WASHINGTON — The Bush administration has launched a top-level lobbying campaign to persuade skeptical U.S. lawmakers and disapproving Iraqi politicians to support a security agreement governing the continued presence of American troops in Iraq.
Although congressional approval is not legally required, U.S. lawmakers' support is considered crucial for an agreement to go forward. In Iraq, where the deal must pass through several complex layers of approval, the going is considered even tougher.
Secretary of Defense Robert Gates, Secretary of State Condoleezza Rice and Bush's national security adviser, Stephen Hadley, are among those reaching out to key members of the House and Senate. Rice also is pressing senior Iraqi leaders to accept the deal.
The agreement includes a time line for U.S. withdrawal by 2012 and a crucial but unpopular compromise that gives Iraq limited ability to try U.S. contractors or soldiers for major crimes committed off-duty and off-base, officials said Thursday.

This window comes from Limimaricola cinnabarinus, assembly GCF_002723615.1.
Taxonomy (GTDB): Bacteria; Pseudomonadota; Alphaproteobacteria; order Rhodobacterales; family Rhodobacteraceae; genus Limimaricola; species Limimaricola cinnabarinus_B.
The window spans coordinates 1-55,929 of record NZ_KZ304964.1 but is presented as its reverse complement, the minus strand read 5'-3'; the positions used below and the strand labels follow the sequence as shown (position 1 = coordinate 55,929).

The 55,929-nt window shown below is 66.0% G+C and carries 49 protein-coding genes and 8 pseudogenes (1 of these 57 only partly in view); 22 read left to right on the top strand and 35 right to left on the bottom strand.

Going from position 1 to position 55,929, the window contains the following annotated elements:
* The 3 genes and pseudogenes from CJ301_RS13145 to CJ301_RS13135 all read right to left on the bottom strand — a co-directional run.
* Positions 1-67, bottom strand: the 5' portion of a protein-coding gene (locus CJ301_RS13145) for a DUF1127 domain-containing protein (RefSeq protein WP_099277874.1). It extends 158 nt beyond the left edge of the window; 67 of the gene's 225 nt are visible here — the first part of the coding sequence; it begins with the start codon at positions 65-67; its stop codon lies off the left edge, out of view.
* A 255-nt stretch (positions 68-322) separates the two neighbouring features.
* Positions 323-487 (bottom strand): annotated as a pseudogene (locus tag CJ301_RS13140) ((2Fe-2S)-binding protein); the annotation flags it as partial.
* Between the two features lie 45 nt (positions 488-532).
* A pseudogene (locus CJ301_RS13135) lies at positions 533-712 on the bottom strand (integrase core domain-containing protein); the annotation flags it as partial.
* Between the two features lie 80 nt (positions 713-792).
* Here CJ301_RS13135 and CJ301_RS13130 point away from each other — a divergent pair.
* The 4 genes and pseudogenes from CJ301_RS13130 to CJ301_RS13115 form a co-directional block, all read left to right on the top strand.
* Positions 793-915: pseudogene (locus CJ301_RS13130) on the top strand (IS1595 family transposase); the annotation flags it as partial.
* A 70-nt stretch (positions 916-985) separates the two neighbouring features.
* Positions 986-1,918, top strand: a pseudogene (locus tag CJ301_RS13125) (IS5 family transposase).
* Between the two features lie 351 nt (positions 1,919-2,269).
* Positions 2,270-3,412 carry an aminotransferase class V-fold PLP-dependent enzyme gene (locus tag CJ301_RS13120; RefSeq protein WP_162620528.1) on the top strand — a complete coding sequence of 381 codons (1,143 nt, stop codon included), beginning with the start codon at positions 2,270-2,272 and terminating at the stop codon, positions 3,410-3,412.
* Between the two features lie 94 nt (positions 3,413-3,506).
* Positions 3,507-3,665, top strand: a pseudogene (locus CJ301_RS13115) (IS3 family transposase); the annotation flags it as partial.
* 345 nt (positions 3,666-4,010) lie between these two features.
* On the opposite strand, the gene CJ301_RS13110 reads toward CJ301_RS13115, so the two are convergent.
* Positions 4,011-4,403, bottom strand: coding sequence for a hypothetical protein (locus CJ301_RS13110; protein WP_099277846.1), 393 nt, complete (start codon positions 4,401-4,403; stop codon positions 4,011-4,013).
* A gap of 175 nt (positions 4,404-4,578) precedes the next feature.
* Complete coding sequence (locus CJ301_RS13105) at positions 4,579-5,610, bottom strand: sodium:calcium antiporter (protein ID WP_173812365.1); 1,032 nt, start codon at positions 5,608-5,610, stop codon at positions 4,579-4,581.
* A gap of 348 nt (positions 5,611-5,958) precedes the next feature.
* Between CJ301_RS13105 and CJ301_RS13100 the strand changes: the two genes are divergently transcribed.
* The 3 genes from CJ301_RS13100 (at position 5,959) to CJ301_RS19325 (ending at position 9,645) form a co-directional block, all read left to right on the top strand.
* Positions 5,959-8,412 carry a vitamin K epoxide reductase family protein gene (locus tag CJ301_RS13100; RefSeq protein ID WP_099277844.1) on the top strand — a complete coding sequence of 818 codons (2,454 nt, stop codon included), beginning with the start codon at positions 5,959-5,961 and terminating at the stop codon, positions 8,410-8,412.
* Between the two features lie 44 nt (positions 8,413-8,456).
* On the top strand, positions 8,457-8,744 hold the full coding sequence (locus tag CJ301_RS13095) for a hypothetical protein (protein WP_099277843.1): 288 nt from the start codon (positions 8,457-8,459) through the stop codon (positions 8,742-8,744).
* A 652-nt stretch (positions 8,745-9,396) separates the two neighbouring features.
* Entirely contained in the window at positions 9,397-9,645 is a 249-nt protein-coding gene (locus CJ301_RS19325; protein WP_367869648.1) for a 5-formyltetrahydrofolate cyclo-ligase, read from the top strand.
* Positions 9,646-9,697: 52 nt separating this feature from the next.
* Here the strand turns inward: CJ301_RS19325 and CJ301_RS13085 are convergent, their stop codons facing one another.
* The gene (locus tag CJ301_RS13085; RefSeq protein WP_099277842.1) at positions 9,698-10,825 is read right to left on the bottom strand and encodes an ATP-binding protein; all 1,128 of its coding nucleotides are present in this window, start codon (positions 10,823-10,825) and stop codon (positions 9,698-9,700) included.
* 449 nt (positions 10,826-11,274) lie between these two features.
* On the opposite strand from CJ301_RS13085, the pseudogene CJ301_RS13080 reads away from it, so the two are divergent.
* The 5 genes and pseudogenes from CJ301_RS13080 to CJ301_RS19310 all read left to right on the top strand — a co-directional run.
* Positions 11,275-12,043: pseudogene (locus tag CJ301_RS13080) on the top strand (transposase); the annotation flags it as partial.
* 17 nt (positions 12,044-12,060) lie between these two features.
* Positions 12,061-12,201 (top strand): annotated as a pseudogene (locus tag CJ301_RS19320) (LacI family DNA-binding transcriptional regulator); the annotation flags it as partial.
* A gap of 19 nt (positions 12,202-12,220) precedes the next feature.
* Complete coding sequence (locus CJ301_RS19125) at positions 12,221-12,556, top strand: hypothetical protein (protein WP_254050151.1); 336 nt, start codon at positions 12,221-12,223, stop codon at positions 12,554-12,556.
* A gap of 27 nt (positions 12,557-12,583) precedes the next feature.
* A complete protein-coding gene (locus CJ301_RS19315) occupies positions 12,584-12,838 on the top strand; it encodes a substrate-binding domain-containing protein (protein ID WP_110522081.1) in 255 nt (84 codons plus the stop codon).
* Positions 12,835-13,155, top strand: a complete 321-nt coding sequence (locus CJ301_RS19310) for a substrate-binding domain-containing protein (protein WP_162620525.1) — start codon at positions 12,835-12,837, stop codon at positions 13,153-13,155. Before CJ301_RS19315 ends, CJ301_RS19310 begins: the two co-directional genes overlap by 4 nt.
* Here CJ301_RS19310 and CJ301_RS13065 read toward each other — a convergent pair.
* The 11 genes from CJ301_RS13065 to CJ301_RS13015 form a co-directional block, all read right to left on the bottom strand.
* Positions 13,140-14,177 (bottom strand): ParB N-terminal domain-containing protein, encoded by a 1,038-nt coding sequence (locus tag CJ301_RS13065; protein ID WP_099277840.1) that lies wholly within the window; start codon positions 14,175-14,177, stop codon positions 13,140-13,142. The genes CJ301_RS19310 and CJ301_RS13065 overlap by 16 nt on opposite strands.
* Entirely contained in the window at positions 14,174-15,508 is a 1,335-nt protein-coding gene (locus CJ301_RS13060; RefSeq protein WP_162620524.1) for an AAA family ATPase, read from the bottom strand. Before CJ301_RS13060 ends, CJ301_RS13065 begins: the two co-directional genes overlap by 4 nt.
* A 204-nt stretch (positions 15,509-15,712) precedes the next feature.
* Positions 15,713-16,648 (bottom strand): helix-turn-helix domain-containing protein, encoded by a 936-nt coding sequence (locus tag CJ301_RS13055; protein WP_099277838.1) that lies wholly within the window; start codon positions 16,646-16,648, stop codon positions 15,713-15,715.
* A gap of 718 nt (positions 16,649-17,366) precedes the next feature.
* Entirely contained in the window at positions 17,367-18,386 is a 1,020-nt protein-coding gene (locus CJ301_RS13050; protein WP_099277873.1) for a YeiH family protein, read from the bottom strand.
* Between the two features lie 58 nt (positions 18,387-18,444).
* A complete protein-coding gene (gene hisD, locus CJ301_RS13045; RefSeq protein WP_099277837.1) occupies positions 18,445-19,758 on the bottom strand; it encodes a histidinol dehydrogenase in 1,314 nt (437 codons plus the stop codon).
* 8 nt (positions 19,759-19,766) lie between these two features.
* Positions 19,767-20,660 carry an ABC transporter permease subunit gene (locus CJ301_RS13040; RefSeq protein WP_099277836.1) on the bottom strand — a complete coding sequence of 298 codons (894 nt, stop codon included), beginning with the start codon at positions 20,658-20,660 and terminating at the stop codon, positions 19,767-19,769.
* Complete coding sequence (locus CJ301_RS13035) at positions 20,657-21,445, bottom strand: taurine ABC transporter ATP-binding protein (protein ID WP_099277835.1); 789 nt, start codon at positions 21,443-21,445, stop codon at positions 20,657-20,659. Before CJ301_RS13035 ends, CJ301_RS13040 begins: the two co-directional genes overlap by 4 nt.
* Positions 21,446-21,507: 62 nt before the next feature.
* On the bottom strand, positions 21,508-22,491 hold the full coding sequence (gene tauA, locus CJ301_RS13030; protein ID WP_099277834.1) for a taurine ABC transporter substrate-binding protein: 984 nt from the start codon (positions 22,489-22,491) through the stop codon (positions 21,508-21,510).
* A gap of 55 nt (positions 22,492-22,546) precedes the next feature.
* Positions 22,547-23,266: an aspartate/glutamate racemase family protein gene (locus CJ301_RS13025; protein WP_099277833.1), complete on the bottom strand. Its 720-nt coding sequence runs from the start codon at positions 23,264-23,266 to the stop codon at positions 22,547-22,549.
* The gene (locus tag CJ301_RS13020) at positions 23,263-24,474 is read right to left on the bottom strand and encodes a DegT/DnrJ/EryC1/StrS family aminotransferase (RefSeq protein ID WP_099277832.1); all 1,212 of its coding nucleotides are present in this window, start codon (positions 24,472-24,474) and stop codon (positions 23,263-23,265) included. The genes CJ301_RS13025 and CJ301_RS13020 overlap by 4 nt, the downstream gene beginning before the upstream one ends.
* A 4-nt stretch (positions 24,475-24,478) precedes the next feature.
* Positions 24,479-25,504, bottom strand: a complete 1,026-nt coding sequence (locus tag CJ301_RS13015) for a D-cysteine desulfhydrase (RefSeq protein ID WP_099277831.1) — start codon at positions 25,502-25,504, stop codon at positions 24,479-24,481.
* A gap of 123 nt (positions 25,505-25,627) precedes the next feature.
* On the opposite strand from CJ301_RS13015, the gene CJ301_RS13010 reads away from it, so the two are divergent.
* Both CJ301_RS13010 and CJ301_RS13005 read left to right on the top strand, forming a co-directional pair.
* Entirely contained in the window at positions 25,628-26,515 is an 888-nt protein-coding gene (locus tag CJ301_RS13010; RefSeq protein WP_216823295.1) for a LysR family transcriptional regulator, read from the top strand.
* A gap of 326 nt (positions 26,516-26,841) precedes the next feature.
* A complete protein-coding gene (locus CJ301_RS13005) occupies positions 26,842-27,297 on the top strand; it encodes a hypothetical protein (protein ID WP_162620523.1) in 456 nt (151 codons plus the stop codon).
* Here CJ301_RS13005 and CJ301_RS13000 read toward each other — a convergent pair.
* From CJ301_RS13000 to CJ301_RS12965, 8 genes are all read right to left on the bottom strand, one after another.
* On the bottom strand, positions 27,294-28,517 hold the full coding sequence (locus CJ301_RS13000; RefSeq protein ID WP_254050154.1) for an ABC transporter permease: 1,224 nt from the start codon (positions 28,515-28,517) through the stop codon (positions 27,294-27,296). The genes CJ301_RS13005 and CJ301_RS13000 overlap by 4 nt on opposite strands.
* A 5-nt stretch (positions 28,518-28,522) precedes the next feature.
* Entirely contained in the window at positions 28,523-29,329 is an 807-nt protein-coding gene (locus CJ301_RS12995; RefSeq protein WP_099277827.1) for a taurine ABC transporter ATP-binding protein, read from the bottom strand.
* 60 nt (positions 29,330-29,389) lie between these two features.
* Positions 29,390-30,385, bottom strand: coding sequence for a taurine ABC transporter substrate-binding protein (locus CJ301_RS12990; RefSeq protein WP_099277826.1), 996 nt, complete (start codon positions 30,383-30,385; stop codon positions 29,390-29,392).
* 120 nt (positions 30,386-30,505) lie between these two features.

The campaigns of Democratic presidential nominee Barack Obama and Republican rival John McCain, both on Senate committees that deal with the issue, have been briefed on the draft, although neither candidate has signaled a position publicly.
The administration's greatest concern for the deal's future is not the U.S. Congress but Iraq's fractured internal political system. There is some pessimism in Washington that the agreement will survive the Iraqi approval process.
The administration had hoped to conclude the agreement by the end of July, to leave plenty of time to sell it before the current U.N. mandate for the U.S.-led international force in Iraq expires on Dec. 31. Now it has less than three months to go before that legal cover for U.S. forces disappears.
The U.N. mandate could be extended, but that could be a difficult process.